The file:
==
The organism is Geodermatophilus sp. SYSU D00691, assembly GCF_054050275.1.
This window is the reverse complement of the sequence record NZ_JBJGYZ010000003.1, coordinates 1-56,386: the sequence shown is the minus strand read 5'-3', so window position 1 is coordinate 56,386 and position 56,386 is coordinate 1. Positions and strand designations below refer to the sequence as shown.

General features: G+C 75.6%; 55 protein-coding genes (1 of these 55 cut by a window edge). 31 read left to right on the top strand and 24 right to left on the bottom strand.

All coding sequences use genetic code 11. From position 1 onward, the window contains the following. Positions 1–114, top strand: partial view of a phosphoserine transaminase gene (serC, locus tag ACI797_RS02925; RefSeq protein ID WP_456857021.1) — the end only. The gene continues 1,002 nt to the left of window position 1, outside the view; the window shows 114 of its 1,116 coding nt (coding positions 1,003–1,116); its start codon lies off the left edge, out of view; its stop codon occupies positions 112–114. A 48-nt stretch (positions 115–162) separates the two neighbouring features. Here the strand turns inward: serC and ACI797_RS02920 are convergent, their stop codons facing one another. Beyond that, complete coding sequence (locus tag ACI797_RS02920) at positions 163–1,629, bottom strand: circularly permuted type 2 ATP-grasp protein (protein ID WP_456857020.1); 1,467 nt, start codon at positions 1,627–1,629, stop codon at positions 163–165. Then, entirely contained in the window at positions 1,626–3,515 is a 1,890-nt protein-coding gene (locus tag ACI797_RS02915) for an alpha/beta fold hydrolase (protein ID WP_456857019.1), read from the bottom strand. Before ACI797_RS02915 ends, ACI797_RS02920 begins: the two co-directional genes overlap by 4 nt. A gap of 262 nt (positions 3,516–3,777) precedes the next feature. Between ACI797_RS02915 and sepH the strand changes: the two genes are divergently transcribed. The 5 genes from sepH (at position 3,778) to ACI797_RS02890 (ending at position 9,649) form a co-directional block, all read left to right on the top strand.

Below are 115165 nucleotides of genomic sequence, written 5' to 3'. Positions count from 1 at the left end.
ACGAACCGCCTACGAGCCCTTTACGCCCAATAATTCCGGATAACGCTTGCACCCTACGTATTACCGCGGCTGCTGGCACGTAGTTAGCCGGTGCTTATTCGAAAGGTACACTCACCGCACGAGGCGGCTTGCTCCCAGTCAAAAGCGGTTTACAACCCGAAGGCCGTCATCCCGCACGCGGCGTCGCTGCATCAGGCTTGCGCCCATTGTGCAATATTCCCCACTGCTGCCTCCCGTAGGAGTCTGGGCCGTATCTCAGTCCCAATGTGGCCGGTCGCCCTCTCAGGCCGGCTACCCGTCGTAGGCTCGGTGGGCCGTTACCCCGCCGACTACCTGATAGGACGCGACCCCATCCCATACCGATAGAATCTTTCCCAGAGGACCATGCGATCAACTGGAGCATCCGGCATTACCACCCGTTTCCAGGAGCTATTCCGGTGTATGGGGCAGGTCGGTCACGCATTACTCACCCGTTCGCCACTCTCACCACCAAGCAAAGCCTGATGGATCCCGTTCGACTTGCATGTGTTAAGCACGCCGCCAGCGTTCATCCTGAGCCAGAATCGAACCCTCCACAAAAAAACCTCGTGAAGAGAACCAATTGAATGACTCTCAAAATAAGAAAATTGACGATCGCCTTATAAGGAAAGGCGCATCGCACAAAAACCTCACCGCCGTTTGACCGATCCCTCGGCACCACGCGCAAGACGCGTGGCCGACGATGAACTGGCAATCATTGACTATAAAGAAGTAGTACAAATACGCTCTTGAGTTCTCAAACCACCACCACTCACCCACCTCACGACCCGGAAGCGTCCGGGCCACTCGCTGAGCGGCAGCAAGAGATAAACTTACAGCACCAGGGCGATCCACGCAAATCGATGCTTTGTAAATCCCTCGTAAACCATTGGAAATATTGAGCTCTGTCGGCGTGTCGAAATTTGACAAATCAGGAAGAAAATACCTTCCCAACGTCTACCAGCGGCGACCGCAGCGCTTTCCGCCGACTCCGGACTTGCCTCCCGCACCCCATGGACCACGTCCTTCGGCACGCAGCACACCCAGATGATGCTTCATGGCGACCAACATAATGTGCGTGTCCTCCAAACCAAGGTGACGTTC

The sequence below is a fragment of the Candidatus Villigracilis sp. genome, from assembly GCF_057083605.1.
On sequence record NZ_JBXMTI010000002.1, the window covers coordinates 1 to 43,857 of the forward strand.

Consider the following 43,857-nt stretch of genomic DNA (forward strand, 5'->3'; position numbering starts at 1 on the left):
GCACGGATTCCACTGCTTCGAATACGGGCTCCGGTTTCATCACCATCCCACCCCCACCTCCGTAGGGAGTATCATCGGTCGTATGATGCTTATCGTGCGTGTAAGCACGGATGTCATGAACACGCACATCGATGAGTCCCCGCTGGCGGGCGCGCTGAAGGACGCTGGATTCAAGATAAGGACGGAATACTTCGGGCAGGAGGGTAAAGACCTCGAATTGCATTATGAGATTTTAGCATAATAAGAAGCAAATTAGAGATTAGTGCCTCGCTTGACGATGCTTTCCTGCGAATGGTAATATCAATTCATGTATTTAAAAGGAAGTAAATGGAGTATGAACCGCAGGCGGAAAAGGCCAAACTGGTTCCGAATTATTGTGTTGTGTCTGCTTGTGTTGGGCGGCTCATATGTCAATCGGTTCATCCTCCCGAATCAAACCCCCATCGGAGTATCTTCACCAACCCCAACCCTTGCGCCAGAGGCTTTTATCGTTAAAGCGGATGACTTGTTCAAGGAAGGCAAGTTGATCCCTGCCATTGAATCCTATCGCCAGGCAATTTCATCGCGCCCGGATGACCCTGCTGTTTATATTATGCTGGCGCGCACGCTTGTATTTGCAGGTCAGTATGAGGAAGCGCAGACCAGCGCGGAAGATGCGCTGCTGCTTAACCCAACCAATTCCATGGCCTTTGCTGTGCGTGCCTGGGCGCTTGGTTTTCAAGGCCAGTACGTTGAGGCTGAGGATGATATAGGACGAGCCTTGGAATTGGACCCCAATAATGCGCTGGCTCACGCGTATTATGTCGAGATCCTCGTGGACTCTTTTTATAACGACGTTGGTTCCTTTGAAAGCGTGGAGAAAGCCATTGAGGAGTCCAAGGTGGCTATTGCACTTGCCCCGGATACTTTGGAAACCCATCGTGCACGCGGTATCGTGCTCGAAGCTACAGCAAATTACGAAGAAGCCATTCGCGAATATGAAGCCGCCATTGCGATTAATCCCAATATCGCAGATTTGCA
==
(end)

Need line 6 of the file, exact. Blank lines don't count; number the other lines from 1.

ACGAACCGCCTACGAGCCCTTTACGCCCAATAATTCCGGATAACGCTTGCACCCTACGTATTACCGCGGCTGCTGGCACGTAGTTAGCCGGTGCTTATTCGAAAGGTACACTCACCGCACGAGGCGGCTTGCTCCCAGTCAAAAGCGGTTTACAACCCGAAGGCCGTCATCCCGCACGCGGCGTCGCTGCATCAGGCTTGCGCCCATTGTGCAATATTCCCCACTGCTGCCTCCCGTAGGAGTCTGGGCCGTATCTCAGTCCCAATGTGGCCGGTCGCCCTCTCAGGCCGGCTACCCGTCGTAGGCTCGGTGGGCCGTTACCCCGCCGACTACCTGATAGGACGCGACCCCATCCCATACCGATAGAATCTTTCCCAGAGGACCATGCGATCAACTGGAGCATCCGGCATTACCACCCGTTTCCAGGAGCTATTCCGGTGTATGGGGCAGGTCGGTCACGCATTACTCACCCGTTCGCCACTCTCACCACCAAGCAAAGCCTGATGGATCCCGTTCGACTTGCATGTGTTAAGCACGCCGCCAGCGTTCATCCTGAGCCAGAATCGAACCCTCCACAAAAAAACCTCGTGAAGAGAACCAATTGAATGACTCTCAAAATAAGAAAATTGACGATCGCCTTATAAGGAAAGGCGCATCGCACAAAAACCTCACCGCCGTTTGACCGATCCCTCGGCACCACGCGCAAGACGCGTGGCCGACGATGAACTGGCAATCATTGACTATAAAGAAGTAGTACAAATACGCTCTTGAGTTCTCAAACCACCACCACTCACCCACCTCACGACCCGGAAGCGTCCGGGCCACTCGCTGAGCGGCAGCAAGAGATAAACTTACAGCACCAGGGCGATCCACGCAAATCGATGCTTTGTAAATCCCTCGTAAACCATTGGAAATATTGAGCTCTGTCGGCGTGTCGAAATTTGACAAATCAGGAAGAAAATACCTTCCCAACGTCTACCAGCGGCGACCGCAGCGCTTTCCGCCGACTCCGGACTTGCCTCCCGCACCCCATGGACCACGTCCTTCGGCACGCAGCACACCCAGATGATGCTTCATGGCGACCAACATAATGTGCGTGTCCTCCAAACCAAGGTGACGTTC